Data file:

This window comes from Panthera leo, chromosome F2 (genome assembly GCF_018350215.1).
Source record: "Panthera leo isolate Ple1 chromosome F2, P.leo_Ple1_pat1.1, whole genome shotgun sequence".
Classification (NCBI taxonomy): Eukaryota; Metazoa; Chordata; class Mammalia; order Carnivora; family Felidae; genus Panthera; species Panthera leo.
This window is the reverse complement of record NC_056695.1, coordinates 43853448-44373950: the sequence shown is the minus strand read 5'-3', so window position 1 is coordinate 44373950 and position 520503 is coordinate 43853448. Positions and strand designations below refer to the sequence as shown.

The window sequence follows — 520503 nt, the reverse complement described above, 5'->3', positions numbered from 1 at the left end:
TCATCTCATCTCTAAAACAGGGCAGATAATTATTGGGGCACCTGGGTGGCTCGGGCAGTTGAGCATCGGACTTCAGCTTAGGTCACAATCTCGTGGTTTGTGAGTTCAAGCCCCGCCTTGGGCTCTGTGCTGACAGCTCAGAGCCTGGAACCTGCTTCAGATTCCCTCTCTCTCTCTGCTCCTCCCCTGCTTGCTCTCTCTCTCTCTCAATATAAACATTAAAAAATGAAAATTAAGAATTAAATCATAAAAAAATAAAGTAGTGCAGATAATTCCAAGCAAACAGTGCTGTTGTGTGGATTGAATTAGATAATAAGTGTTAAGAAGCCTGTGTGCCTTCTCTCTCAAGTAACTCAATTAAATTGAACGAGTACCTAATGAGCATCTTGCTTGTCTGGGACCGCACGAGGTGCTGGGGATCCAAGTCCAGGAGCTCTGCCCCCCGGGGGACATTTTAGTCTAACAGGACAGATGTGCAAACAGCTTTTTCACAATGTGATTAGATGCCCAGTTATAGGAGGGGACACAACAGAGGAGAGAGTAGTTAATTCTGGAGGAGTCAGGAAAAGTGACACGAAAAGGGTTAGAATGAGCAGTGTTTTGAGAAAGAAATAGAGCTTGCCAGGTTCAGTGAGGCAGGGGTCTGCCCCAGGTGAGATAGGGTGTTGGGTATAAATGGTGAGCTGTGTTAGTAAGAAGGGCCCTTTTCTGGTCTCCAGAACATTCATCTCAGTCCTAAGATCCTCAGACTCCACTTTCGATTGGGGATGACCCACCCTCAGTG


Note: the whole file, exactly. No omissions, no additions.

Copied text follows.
This window comes from Panthera leo, chromosome F2 (genome assembly GCF_018350215.1).
Source record: "Panthera leo isolate Ple1 chromosome F2, P.leo_Ple1_pat1.1, whole genome shotgun sequence".
Classification (NCBI taxonomy): Eukaryota; Metazoa; Chordata; class Mammalia; order Carnivora; family Felidae; genus Panthera; species Panthera leo.
This window is the reverse complement of record NC_056695.1, coordinates 43853448-44373950: the sequence shown is the minus strand read 5'-3', so window position 1 is coordinate 44373950 and position 520503 is coordinate 43853448. Positions and strand designations below refer to the sequence as shown.

The window sequence follows — 520503 nt, the reverse complement described above, 5'->3', positions numbered from 1 at the left end:
TCATCTCATCTCTAAAACAGGGCAGATAATTATTGGGGCACCTGGGTGGCTCGGGCAGTTGAGCATCGGACTTCAGCTTAGGTCACAATCTCGTGGTTTGTGAGTTCAAGCCCCGCCTTGGGCTCTGTGCTGACAGCTCAGAGCCTGGAACCTGCTTCAGATTCCCTCTCTCTCTCTGCTCCTCCCCTGCTTGCTCTCTCTCTCTCTCAATATAAACATTAAAAAATGAAAATTAAGAATTAAATCATAAAAAAATAAAGTAGTGCAGATAATTCCAAGCAAACAGTGCTGTTGTGTGGATTGAATTAGATAATAAGTGTTAAGAAGCCTGTGTGCCTTCTCTCTCAAGTAACTCAATTAAATTGAACGAGTACCTAATGAGCATCTTGCTTGTCTGGGACCGCACGAGGTGCTGGGGATCCAAGTCCAGGAGCTCTGCCCCCCGGGGGACATTTTAGTCTAACAGGACAGATGTGCAAACAGCTTTTTCACAATGTGATTAGATGCCCAGTTATAGGAGGGGACACAACAGAGGAGAGAGTAGTTAATTCTGGAGGAGTCAGGAAAAGTGACACGAAAAGGGTTAGAATGAGCAGTGTTTTGAGAAAGAAATAGAGCTTGCCAGGTTCAGTGAGGCAGGGGTCTGCCCCAGGTGAGATAGGGTGTTGGGTATAAATGGTGAGCTGTGTTAGTAAGAAGGGCCCTTTTCTGGTCTCCAGAACATTCATCTCAGTCCTAAGATCCTCAGACTCCACTTTCGATTGGGGATGACCCACCCTCAGTG